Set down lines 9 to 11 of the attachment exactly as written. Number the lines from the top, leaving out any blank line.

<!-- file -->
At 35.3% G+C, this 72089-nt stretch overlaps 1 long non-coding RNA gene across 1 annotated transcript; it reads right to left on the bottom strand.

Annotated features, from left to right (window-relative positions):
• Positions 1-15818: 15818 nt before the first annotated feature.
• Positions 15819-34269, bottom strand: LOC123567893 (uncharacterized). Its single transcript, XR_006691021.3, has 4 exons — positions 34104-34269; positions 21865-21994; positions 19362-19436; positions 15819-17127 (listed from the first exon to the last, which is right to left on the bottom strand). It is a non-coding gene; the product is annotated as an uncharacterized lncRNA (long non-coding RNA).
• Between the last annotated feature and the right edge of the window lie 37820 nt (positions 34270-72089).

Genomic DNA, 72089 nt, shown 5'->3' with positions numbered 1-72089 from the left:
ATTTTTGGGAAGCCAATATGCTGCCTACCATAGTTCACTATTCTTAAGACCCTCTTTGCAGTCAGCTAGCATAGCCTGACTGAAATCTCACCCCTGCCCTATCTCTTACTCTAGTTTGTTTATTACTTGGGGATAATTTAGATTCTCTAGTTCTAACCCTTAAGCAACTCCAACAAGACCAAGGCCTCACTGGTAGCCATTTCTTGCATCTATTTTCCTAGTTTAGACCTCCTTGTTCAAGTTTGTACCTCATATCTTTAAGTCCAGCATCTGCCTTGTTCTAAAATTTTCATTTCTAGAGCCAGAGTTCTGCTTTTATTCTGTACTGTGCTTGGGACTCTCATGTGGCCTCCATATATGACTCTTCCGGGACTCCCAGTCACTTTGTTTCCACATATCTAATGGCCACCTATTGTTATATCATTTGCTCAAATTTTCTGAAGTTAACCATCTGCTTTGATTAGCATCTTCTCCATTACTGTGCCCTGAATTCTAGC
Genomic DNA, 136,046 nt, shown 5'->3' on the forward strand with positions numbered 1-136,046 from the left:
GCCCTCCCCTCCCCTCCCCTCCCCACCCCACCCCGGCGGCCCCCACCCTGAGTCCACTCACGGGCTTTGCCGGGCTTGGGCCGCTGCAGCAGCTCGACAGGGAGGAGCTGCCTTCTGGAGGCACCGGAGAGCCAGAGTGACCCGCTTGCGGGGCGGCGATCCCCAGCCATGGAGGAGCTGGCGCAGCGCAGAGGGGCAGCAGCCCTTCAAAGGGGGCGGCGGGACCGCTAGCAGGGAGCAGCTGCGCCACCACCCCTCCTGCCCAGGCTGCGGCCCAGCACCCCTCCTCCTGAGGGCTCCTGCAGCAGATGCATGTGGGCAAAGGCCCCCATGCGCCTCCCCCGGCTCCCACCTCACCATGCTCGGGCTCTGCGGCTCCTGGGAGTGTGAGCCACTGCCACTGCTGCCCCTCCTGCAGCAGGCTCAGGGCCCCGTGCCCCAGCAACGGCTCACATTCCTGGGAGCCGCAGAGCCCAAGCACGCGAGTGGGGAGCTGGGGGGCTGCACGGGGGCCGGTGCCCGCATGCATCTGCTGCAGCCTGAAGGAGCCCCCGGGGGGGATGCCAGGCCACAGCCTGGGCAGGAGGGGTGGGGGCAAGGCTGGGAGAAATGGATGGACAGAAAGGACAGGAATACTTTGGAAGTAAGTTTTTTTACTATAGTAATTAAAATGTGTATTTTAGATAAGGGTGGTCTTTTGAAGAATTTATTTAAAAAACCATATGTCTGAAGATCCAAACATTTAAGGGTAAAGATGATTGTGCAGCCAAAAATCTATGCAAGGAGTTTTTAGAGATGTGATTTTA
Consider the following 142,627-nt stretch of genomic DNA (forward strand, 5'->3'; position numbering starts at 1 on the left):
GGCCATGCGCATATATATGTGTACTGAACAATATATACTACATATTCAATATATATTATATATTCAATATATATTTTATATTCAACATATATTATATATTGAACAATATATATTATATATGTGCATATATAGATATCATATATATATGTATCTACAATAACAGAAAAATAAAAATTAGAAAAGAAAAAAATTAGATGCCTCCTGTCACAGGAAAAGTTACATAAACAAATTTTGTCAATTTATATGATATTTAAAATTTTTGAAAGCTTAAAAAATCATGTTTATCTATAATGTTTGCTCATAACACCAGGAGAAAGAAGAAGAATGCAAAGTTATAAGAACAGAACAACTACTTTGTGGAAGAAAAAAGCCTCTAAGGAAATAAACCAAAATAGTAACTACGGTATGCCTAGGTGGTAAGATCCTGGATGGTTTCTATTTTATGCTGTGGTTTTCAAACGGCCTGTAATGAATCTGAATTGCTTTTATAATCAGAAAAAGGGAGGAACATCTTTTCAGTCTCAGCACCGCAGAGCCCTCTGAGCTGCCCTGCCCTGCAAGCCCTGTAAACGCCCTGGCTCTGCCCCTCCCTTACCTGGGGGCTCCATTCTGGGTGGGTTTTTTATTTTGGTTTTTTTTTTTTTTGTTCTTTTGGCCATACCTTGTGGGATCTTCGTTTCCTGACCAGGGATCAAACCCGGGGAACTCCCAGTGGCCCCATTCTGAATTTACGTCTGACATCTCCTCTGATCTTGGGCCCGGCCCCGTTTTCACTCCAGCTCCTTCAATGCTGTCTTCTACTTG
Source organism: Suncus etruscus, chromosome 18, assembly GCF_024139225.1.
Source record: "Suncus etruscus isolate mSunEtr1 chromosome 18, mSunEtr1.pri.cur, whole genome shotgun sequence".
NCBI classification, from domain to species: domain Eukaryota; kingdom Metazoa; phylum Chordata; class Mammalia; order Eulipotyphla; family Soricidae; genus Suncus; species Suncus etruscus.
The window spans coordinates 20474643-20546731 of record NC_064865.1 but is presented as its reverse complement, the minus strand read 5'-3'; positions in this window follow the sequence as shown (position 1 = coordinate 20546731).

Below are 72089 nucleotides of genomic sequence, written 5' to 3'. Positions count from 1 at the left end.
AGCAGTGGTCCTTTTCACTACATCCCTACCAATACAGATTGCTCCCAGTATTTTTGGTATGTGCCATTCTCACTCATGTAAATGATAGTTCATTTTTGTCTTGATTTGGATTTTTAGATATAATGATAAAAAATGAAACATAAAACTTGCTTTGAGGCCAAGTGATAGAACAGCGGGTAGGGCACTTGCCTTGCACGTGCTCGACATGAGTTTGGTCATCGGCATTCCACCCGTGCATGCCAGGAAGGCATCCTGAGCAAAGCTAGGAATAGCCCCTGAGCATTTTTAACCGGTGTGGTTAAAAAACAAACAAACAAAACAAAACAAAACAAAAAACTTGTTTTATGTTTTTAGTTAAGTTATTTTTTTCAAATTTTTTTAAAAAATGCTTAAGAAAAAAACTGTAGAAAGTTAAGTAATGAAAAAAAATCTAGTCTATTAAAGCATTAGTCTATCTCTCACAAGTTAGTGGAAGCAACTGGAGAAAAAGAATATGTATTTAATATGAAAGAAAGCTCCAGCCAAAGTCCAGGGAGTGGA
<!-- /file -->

GCCCTCCCCTCCCCTCCCCTCCCCACCCCACCCCGGCGGCCCCCACCCTGAGTCCACTCACGGGCTTTGCCGGGCTTGGGCCGCTGCAGCAGCTCGACAGGGAGGAGCTGCCTTCTGGAGGCACCGGAGAGCCAGAGTGACCCGCTTGCGGGGCGGCGATCCCCAGCCATGGAGGAGCTGGCGCAGCGCAGAGGGGCAGCAGCCCTTCAAAGGGGGCGGCGGGACCGCTAGCAGGGAGCAGCTGCGCCACCACCCCTCCTGCCCAGGCTGCGGCCCAGCACCCCTCCTCCTGAGGGCTCCTGCAGCAGATGCATGTGGGCAAAGGCCCCCATGCGCCTCCCCCGGCTCCCACCTCACCATGCTCGGGCTCTGCGGCTCCTGGGAGTGTGAGCCACTGCCACTGCTGCCCCTCCTGCAGCAGGCTCAGGGCCCCGTGCCCCAGCAACGGCTCACATTCCTGGGAGCCGCAGAGCCCAAGCACGCGAGTGGGGAGCTGGGGGGCTGCACGGGGGCCGGTGCCCGCATGCATCTGCTGCAGCCTGAAGGAGCCCCCGGGGGGGATGCCAGGCCACAGCCTGGGCAGGAGGGGTGGGGGCAAGGCTGGGAGAAATGGATGGACAGAAAGGACAGGAATACTTTGGAAGTAAGTTTTTTTACTATAGTAATTAAAATGTGTATTTTAGATAAGGGTGGTCTTTTGAAGAATTTATTTAAAAAACCATATGTCTGAAGATCCAAACATTTAAGGGTAAAGATGATTGTGCAGCCAAAAATCTATGCAAGGAGTTTTTAGAGATGTGATTTTA
Consider the following 142,627-nt stretch of genomic DNA (forward strand, 5'->3'; position numbering starts at 1 on the left):
GGCCATGCGCATATATATGTGTACTGAACAATATATACTACATATTCAATATATATTATATATTCAATATATATTTTATATTCAACATATATTATATATTGAACAATATATATTATATATGTGCATATATAGATATCATATATATATGTATCTACAATAACAGAAAAATAAAAATTAGAAAAGAAAAAAATTAGATGCCTCCTGTCACAGGAAAAGTTACATAAACAAATTTTGTCAATTTATATGATATTTAAAATTTTTGAAAGCTTAAAAAATCATGTTTATCTATAATGTTTGCTCATAACACCAGGAGAAAGAAGAAGAATGCAAAGTTATAAGAACAGAACAACTACTTTGTGGAAGAAAAAAGCCTCTAAGGAAATAAACCAAAATAGTAACTACGGTATGCCTAGGTGGTAAGATCCTGGATGGTTTCTATTTTATGCTGTGGTTTTCAAACGGCCTGTAATGAATCTGAATTGCTTTTATAATCAGAAAAAGGGAGGAACATCTTTTCAGTCTCAGCACCGCAGAGCCCTCTGAGCTGCCCTGCCCTGCAAGCCCTGTAAACGCCCTGGCTCTGCCCCTCCCTTACCTGGGGGCTCCATTCTGGGTGGGTTTTTTATTTTGGTTTTTTTTTTTTTTGTTCTTTTGGCCATACCTTGTGGGATCTTCGTTTCCTGACCAGGGATCAAACCCGGGGAACTCCCAGTGGCCCCATTCTGAATTTACGTCTGACATCTCCTCTGATCTTGGGCCCGGCCCCGTTTTCACTCCAGCTCCTTCAATGCTGTCTTCTACTTG